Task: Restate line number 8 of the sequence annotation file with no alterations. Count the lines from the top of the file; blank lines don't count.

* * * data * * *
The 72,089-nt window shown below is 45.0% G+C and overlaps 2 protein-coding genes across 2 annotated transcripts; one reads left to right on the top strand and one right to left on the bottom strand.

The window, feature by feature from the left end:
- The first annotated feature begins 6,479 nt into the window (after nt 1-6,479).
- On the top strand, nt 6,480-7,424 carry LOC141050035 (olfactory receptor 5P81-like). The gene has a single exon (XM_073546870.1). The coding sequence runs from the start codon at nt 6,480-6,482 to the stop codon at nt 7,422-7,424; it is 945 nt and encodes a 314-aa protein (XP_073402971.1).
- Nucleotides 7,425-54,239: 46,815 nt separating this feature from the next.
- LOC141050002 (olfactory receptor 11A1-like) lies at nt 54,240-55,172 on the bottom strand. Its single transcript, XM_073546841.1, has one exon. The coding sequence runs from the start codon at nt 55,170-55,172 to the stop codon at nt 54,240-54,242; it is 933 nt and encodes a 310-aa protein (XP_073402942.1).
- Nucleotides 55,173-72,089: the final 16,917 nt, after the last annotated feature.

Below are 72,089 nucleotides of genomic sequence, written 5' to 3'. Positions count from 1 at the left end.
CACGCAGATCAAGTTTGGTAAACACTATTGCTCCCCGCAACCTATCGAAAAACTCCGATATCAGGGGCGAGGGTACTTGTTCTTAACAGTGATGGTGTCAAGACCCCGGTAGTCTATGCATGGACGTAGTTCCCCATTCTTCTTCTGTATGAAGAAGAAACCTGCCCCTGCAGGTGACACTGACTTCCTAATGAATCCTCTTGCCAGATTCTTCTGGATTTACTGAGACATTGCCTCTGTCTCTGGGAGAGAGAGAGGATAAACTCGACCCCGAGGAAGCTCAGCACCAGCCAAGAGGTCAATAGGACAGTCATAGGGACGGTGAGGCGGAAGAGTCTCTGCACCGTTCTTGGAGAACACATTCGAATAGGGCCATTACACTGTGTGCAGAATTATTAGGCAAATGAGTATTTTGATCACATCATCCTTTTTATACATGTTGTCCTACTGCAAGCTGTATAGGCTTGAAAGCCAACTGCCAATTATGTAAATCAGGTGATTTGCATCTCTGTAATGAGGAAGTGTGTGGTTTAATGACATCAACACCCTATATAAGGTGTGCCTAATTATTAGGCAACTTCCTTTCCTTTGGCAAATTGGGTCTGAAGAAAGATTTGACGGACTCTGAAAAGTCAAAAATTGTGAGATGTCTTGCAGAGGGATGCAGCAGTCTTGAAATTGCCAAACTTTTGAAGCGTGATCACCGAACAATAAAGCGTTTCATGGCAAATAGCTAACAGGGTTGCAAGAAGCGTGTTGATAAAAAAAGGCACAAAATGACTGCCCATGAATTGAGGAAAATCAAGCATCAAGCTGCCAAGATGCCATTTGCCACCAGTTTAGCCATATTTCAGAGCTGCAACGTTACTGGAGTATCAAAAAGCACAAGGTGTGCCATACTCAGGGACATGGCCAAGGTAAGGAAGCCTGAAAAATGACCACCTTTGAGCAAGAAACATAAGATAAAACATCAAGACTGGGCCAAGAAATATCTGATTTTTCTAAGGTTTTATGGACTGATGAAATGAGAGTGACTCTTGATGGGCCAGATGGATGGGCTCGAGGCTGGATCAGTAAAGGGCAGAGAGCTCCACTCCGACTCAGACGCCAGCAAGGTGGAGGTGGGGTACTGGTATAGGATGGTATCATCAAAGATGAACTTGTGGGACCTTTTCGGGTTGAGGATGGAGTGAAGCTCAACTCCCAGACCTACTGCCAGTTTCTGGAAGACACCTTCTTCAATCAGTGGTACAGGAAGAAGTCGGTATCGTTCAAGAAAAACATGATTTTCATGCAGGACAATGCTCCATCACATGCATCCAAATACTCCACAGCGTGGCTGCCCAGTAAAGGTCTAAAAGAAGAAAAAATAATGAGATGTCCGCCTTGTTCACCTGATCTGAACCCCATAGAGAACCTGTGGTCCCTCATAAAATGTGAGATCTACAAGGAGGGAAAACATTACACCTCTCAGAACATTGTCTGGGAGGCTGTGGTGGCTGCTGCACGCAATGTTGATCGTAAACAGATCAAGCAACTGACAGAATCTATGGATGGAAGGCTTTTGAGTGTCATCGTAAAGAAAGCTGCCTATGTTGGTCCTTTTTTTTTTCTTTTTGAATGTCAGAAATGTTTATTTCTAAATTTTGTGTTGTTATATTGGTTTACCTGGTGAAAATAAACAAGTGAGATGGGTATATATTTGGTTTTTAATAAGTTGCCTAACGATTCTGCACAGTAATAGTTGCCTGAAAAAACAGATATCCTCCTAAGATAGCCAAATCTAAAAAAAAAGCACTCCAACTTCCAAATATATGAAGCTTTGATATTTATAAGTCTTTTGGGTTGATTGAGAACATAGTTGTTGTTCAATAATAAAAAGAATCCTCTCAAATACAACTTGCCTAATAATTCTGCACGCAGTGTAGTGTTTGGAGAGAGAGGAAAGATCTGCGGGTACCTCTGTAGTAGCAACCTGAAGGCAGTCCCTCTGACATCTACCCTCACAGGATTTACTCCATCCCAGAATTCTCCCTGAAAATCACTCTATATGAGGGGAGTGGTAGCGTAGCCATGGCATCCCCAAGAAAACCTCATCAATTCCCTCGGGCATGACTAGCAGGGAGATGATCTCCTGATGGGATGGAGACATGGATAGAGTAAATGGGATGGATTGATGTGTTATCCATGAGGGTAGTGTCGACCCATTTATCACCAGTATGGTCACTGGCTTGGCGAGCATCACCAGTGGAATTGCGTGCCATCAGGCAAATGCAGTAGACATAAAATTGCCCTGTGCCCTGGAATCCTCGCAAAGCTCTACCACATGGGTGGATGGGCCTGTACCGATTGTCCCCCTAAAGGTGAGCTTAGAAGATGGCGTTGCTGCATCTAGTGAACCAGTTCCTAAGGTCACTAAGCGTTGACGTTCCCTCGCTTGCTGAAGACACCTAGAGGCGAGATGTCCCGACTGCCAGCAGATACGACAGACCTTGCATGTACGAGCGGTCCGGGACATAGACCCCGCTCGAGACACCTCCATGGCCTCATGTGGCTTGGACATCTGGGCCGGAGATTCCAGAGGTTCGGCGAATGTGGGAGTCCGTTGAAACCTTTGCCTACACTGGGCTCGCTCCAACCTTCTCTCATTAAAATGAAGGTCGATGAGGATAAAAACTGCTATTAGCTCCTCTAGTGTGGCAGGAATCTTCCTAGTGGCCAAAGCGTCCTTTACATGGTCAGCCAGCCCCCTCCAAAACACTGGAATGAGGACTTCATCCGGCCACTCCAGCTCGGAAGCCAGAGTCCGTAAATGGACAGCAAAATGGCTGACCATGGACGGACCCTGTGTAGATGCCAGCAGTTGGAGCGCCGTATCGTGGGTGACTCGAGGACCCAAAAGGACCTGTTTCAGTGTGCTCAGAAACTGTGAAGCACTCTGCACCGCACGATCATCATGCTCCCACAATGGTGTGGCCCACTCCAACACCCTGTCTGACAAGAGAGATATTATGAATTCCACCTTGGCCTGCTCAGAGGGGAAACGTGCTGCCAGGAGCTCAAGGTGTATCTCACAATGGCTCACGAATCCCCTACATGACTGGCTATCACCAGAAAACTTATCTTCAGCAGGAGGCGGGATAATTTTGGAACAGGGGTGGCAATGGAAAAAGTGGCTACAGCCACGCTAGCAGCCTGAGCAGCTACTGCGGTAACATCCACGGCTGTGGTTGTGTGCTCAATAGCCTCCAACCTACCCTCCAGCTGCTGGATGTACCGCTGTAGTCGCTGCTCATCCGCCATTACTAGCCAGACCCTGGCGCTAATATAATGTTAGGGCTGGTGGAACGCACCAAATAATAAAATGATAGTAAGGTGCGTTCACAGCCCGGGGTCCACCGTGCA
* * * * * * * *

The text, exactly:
Below are 72,089 nucleotides of genomic sequence, written 5' to 3'. Positions count from 1 at the left end.